Extract from an interview with Helen Frizzell, March 2008
Reproduced with permission of Dr Brian McMahon
So what were some of the war-related injuries that you've seen?
Well, they followed, I mean there were a couple of patterns really. There were very few direct bullet wounds, aimed fire. Most of it was shrapnel - landmines, booby traps - would just about cover it. Burns - well, from the war injuries. Landmines and booby traps, that sort of stuff. Always hard to say about that shrapnel wounds, whether it was artillery, friendly fire or whatever. And the other one was of course the road traffic accidents. I mean, God, hell! And some of those were relating to the traffic, the first Lambretta in the morning going over the road where a landmine was and blowing everybody away, or just straight road traffic accidents where they come into collision with a truck, or whatever. So they were the sort of principal type injuries, and the lower limb injuries in particular relating to the land mines, of course that meant lots of lower limb amputations. Limbs were simply shredded. Nothing you could do about it.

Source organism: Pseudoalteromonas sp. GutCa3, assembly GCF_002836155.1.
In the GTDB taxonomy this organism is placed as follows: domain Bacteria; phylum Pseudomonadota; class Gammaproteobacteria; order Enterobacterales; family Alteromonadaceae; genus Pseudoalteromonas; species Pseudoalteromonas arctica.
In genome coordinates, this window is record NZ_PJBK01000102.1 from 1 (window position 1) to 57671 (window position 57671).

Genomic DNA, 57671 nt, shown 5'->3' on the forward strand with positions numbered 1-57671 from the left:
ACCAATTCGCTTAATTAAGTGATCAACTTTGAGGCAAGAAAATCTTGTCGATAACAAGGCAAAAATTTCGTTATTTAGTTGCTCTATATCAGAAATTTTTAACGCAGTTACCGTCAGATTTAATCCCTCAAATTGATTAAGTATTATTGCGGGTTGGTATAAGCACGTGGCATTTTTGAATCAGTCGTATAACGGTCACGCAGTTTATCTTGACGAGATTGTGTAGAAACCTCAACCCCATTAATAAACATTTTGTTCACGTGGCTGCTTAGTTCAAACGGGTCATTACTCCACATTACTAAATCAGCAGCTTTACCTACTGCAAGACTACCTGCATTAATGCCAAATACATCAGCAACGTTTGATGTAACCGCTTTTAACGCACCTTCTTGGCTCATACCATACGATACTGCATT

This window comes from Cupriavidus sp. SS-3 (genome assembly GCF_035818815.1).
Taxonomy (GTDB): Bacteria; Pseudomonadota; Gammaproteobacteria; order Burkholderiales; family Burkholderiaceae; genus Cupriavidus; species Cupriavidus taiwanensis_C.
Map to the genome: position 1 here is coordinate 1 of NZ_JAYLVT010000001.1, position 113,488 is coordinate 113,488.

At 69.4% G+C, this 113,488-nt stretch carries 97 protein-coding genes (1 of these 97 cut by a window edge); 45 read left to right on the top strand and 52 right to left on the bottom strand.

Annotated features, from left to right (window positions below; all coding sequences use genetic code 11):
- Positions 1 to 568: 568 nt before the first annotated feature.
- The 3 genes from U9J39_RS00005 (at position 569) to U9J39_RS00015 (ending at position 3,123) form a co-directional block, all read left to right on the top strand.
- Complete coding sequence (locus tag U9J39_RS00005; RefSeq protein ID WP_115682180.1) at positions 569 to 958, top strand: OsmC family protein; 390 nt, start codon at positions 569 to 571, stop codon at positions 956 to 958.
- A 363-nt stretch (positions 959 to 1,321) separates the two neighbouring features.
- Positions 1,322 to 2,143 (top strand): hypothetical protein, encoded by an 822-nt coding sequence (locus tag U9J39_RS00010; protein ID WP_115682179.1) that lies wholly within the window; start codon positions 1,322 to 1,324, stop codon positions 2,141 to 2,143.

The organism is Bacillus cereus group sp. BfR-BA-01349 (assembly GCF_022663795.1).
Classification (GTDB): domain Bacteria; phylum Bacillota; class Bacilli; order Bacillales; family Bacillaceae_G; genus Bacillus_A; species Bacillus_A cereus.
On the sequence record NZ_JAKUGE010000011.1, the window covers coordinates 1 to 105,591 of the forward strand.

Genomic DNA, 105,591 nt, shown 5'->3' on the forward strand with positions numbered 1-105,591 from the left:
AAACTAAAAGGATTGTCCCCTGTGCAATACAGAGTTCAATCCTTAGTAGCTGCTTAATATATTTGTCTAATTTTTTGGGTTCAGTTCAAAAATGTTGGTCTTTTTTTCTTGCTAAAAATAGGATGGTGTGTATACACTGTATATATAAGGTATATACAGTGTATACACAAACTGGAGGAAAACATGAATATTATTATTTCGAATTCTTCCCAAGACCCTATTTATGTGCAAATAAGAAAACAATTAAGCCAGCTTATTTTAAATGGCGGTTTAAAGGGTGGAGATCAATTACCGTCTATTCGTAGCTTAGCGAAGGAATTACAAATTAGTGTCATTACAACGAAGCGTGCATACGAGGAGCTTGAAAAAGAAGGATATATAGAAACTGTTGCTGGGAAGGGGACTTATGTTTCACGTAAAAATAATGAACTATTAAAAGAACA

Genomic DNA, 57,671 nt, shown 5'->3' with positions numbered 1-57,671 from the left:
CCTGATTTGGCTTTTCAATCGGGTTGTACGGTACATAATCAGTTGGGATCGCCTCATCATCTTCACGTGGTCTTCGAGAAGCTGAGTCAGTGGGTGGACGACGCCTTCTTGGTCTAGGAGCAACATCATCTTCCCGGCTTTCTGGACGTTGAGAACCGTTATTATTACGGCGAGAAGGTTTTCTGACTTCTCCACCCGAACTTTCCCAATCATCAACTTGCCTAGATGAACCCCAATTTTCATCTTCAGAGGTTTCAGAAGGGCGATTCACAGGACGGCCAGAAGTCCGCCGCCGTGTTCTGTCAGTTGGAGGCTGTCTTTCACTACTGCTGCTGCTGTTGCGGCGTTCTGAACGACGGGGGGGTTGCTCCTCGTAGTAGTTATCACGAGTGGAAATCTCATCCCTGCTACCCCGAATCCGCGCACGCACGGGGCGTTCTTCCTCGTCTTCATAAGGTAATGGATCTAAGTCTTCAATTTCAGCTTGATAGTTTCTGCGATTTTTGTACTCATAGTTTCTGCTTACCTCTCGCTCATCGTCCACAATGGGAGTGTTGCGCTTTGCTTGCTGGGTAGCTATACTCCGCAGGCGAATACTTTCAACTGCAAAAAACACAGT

How did you deal with seeing that sort of thing?
Oh, well, I mean, it was nothing new. We'd seen plenty of it before, not in such numbers, but I mean that's the thing if you're not familiar with medical practice - I mean, I worked in Hamilton - crumbs! That area up there, road traffic accidents up there were - gee, it was big time.
Vietnam War Oral History Project, Manatu Taonga Ministry for Culture & Heritage